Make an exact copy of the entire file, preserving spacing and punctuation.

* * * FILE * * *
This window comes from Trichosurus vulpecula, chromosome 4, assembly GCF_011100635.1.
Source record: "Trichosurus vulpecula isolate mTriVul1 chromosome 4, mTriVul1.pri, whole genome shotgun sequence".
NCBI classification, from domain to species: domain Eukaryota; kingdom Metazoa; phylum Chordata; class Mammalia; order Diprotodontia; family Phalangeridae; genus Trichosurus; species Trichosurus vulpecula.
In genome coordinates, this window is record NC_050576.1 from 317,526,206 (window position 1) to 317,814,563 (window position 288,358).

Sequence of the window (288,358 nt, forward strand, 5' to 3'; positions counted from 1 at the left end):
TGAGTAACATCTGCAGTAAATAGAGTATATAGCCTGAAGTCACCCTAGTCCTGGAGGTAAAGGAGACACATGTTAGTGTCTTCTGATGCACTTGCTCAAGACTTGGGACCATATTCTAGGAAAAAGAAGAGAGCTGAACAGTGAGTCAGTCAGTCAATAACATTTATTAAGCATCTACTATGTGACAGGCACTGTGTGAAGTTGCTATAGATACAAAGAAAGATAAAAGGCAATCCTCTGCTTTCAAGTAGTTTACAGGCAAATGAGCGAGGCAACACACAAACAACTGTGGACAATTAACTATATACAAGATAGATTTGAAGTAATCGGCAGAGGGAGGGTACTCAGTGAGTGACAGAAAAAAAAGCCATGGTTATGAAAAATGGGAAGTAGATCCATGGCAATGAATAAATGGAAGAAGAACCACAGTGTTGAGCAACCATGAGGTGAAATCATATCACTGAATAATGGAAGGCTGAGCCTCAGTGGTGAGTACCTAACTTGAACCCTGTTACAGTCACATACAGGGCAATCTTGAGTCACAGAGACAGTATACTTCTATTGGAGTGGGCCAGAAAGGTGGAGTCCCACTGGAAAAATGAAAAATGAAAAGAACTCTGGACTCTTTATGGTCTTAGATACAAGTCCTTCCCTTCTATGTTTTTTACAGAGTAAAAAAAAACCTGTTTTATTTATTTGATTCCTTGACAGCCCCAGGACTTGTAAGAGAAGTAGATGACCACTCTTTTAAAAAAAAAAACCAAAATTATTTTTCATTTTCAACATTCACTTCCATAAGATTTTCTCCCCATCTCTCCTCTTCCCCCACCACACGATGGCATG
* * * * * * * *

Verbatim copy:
This window comes from Trichosurus vulpecula, chromosome 4, assembly GCF_011100635.1.
Source record: "Trichosurus vulpecula isolate mTriVul1 chromosome 4, mTriVul1.pri, whole genome shotgun sequence".
NCBI classification, from domain to species: domain Eukaryota; kingdom Metazoa; phylum Chordata; class Mammalia; order Diprotodontia; family Phalangeridae; genus Trichosurus; species Trichosurus vulpecula.
In genome coordinates, this window is record NC_050576.1 from 317,526,206 (window position 1) to 317,814,563 (window position 288,358).

Sequence of the window (288,358 nt, forward strand, 5' to 3'; positions counted from 1 at the left end):
TGAGTAACATCTGCAGTAAATAGAGTATATAGCCTGAAGTCACCCTAGTCCTGGAGGTAAAGGAGACACATGTTAGTGTCTTCTGATGCACTTGCTCAAGACTTGGGACCATATTCTAGGAAAAAGAAGAGAGCTGAACAGTGAGTCAGTCAGTCAATAACATTTATTAAGCATCTACTATGTGACAGGCACTGTGTGAAGTTGCTATAGATACAAAGAAAGATAAAAGGCAATCCTCTGCTTTCAAGTAGTTTACAGGCAAATGAGCGAGGCAACACACAAACAACTGTGGACAATTAACTATATACAAGATAGATTTGAAGTAATCGGCAGAGGGAGGGTACTCAGTGAGTGACAGAAAAAAAAGCCATGGTTATGAAAAATGGGAAGTAGATCCATGGCAATGAATAAATGGAAGAAGAACCACAGTGTTGAGCAACCATGAGGTGAAATCATATCACTGAATAATGGAAGGCTGAGCCTCAGTGGTGAGTACCTAACTTGAACCCTGTTACAGTCACATACAGGGCAATCTTGAGTCACAGAGACAGTATACTTCTATTGGAGTGGGCCAGAAAGGTGGAGTCCCACTGGAAAAATGAAAAATGAAAAGAACTCTGGACTCTTTATGGTCTTAGATACAAGTCCTTCCCTTCTATGTTTTTTACAGAGTAAAAAAAAACCTGTTTTATTTATTTGATTCCTTGACAGCCCCAGGACTTGTAAGAGAAGTAGATGACCACTCTTTTAAAAAAAAAAACCAAAATTATTTTTCATTTTCAACATTCACTTCCATAAGATTTTCTCCCCATCTCTCCTCTTCCCCCACCACACGATGGCATG